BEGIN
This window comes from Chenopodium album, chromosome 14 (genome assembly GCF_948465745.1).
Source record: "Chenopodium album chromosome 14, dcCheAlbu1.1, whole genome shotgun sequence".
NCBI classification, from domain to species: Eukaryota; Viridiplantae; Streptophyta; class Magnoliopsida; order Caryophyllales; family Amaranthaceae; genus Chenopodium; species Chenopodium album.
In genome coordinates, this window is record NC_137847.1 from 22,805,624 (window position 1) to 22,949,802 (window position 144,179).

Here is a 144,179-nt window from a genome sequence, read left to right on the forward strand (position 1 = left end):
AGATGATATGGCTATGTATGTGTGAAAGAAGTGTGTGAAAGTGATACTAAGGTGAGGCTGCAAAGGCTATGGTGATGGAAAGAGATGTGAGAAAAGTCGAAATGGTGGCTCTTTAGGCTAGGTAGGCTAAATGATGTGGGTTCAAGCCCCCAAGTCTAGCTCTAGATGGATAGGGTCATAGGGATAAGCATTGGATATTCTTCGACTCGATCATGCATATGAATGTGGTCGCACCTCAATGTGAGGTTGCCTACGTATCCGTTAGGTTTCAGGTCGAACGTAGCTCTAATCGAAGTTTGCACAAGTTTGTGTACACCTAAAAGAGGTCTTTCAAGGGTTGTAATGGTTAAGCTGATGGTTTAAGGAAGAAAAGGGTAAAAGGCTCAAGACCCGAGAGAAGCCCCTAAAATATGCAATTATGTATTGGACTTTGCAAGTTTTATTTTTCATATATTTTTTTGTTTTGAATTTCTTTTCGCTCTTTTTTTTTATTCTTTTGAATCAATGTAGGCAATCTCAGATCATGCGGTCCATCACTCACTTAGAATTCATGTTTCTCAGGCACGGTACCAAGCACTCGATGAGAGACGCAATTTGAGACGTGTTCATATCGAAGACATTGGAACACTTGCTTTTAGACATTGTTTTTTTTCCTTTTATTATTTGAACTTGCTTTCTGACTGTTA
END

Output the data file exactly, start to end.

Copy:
This window comes from Chenopodium album, chromosome 14 (genome assembly GCF_948465745.1).
Source record: "Chenopodium album chromosome 14, dcCheAlbu1.1, whole genome shotgun sequence".
NCBI classification, from domain to species: Eukaryota; Viridiplantae; Streptophyta; class Magnoliopsida; order Caryophyllales; family Amaranthaceae; genus Chenopodium; species Chenopodium album.
In genome coordinates, this window is record NC_137847.1 from 22,805,624 (window position 1) to 22,949,802 (window position 144,179).

Here is a 144,179-nt window from a genome sequence, read left to right on the forward strand (position 1 = left end):
AGATGATATGGCTATGTATGTGTGAAAGAAGTGTGTGAAAGTGATACTAAGGTGAGGCTGCAAAGGCTATGGTGATGGAAAGAGATGTGAGAAAAGTCGAAATGGTGGCTCTTTAGGCTAGGTAGGCTAAATGATGTGGGTTCAAGCCCCCAAGTCTAGCTCTAGATGGATAGGGTCATAGGGATAAGCATTGGATATTCTTCGACTCGATCATGCATATGAATGTGGTCGCACCTCAATGTGAGGTTGCCTACGTATCCGTTAGGTTTCAGGTCGAACGTAGCTCTAATCGAAGTTTGCACAAGTTTGTGTACACCTAAAAGAGGTCTTTCAAGGGTTGTAATGGTTAAGCTGATGGTTTAAGGAAGAAAAGGGTAAAAGGCTCAAGACCCGAGAGAAGCCCCTAAAATATGCAATTATGTATTGGACTTTGCAAGTTTTATTTTTCATATATTTTTTTGTTTTGAATTTCTTTTCGCTCTTTTTTTTTATTCTTTTGAATCAATGTAGGCAATCTCAGATCATGCGGTCCATCACTCACTTAGAATTCATGTTTCTCAGGCACGGTACCAAGCACTCGATGAGAGACGCAATTTGAGACGTGTTCATATCGAAGACATTGGAACACTTGCTTTTAGACATTGTTTTTTTTCCTTTTATTATTTGAACTTGCTTTCTGACTGTTA